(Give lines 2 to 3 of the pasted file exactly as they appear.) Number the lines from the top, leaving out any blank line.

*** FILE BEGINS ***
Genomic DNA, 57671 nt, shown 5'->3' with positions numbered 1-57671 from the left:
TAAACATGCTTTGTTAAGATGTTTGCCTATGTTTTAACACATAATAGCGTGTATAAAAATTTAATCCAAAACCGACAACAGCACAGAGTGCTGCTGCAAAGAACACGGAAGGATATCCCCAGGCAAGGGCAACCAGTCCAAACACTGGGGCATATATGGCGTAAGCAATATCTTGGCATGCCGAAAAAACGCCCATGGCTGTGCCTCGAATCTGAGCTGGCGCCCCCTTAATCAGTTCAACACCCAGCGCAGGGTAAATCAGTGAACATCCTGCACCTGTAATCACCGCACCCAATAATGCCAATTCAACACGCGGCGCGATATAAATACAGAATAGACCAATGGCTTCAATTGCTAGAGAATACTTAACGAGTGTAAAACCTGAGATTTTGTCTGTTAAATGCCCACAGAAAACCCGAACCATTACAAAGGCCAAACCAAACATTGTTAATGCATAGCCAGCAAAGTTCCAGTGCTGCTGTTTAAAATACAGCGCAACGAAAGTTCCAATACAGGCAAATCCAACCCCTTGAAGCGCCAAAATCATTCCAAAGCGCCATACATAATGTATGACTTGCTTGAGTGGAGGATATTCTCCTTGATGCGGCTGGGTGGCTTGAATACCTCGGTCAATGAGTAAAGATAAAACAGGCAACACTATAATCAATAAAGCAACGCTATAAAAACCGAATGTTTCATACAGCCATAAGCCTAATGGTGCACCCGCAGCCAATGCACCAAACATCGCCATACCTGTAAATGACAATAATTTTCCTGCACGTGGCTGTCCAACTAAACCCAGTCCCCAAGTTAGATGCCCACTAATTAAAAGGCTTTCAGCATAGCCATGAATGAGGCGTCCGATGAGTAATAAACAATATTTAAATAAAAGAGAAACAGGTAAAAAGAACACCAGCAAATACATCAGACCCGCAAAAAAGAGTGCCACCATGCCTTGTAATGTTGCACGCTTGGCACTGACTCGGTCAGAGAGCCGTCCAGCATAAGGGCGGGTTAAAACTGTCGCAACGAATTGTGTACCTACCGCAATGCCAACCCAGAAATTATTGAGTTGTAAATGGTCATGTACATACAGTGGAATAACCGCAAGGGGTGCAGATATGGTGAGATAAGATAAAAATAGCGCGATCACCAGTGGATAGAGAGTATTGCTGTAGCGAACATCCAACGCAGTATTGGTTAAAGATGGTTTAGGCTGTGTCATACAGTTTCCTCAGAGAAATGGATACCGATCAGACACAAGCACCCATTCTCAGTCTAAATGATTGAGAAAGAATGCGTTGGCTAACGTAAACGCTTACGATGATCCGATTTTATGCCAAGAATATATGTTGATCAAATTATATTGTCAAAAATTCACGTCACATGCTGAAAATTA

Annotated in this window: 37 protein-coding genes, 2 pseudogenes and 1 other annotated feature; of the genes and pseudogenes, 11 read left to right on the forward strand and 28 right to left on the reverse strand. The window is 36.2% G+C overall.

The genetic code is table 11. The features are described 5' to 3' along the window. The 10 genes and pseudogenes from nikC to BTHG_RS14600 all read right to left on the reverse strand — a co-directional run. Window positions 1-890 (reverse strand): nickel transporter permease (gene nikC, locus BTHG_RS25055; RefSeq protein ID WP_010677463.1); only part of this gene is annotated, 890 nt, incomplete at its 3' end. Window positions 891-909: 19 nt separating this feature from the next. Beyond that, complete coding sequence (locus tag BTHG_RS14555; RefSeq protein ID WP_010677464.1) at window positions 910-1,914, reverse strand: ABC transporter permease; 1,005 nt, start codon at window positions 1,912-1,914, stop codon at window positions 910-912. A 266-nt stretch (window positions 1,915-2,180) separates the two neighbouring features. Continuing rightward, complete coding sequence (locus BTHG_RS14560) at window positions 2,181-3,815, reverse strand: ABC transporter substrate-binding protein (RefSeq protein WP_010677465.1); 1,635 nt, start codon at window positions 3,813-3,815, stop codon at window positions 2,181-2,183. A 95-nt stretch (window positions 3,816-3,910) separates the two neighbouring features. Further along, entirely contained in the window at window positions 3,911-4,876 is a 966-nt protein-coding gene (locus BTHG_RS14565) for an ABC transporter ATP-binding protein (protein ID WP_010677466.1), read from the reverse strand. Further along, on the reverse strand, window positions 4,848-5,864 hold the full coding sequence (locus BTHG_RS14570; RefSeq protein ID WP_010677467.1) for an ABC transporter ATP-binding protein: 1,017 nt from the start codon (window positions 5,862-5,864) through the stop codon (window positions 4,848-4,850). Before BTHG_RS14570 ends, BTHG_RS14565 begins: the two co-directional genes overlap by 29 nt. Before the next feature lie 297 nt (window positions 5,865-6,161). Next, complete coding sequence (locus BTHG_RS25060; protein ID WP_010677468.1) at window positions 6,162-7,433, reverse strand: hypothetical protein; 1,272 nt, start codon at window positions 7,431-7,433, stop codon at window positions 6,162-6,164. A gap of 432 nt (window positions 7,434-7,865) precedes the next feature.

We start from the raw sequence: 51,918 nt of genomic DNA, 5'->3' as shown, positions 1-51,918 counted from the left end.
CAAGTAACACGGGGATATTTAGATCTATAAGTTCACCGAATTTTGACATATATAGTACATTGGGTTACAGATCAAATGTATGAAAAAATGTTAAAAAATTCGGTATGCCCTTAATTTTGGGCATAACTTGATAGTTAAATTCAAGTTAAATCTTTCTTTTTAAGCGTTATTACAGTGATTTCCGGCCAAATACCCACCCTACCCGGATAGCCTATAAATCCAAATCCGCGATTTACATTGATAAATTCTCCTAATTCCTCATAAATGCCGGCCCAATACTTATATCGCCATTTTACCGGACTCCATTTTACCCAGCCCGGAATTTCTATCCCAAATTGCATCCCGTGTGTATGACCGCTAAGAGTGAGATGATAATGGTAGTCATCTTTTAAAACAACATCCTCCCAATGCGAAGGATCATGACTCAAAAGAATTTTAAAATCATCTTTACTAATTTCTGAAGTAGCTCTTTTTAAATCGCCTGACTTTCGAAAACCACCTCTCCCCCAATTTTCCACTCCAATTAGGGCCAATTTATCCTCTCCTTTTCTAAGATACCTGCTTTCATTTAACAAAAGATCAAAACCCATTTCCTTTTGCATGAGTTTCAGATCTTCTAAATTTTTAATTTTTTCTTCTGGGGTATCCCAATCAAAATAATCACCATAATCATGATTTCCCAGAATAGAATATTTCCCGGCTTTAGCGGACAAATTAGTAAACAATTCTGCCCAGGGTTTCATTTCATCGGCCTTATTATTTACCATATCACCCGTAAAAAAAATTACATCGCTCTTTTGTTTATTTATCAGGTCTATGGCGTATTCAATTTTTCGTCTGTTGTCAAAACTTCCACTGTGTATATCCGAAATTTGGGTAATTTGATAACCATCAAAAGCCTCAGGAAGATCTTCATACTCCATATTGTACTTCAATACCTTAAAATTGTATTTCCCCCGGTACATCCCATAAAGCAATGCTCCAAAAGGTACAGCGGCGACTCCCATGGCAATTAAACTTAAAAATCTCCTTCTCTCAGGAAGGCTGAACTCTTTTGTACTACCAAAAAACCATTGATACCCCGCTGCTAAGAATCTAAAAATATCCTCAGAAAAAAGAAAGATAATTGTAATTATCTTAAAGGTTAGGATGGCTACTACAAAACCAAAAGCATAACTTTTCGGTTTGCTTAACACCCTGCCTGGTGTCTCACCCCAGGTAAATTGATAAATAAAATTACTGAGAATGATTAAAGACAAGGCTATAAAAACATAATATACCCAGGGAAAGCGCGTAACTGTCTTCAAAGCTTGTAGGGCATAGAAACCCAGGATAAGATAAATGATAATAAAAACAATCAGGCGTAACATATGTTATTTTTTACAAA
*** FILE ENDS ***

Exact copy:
TAAACATGCTTTGTTAAGATGTTTGCCTATGTTTTAACACATAATAGCGTGTATAAAAATTTAATCCAAAACCGACAACAGCACAGAGTGCTGCTGCAAAGAACACGGAAGGATATCCCCAGGCAAGGGCAACCAGTCCAAACACTGGGGCATATATGGCGTAAGCAATATCTTGGCATGCCGAAAAAACGCCCATGGCTGTGCCTCGAATCTGAGCTGGCGCCCCCTTAATCAGTTCAACACCCAGCGCAGGGTAAATCAGTGAACATCCTGCACCTGTAATCACCGCACCCAATAATGCCAATTCAACACGCGGCGCGATATAAATACAGAATAGACCAATGGCTTCAATTGCTAGAGAATACTTAACGAGTGTAAAACCTGAGATTTTGTCTGTTAAATGCCCACAGAAAACCCGAACCATTACAAAGGCCAAACCAAACATTGTTAATGCATAGCCAGCAAAGTTCCAGTGCTGCTGTTTAAAATACAGCGCAACGAAAGTTCCAATACAGGCAAATCCAACCCCTTGAAGCGCCAAAATCATTCCAAAGCGCCATACATAATGTATGACTTGCTTGAGTGGAGGATATTCTCCTTGATGCGGCTGGGTGGCTTGAATACCTCGGTCAATGAGTAAAGATAAAACAGGCAACACTATAATCAATAAAGCAACGCTATAAAAACCGAATGTTTCATACAGCCATAAGCCTAATGGTGCACCCGCAGCCAATGCACCAAACATCGCCATACCTGTAAATGACAATAATTTTCCTGCACGTGGCTGTCCAACTAAACCCAGTCCCCAAGTTAGATGCCCACTAATTAAAAGGCTTTCAGCATAGCCATGAATGAGGCGTCCGATGAGTAATAAACAATATTTAAATAAAAGAGAAACAGGTAAAAAGAACACCAGCAAATACATCAGACCCGCAAAAAAGAGTGCCACCATGCCTTGTAATGTTGCACGCTTGGCACTGACTCGGTCAGAGAGCCGTCCAGCATAAGGGCGGGTTAAAACTGTCGCAACGAATTGTGTACCTACCGCAATGCCAACCCAGAAATTATTGAGTTGTAAATGGTCATGTACATACAGTGGAATAACCGCAAGGGGTGCAGATATGGTGAGATAAGATAAAAATAGCGCGATCACCAGTGGATAGAGAGTATTGCTGTAGCGAACATCCAACGCAGTATTGGTTAAAGATGGTTTAGGCTGTGTCATACAGTTTCCTCAGAGAAATGGATACCGATCAGACACAAGCACCCATTCTCAGTCTAAATGATTGAGAAAGAATGCGTTGGCTAACGTAAACGCTTACGATGATCCGATTTTATGCCAAGAATATATGTTGATCAAATTATATTGTCAAAAATTCACGTCACATGCTGAAAATTA

Annotated in this window: 37 protein-coding genes, 2 pseudogenes and 1 other annotated feature; of the genes and pseudogenes, 11 read left to right on the forward strand and 28 right to left on the reverse strand. The window is 36.2% G+C overall.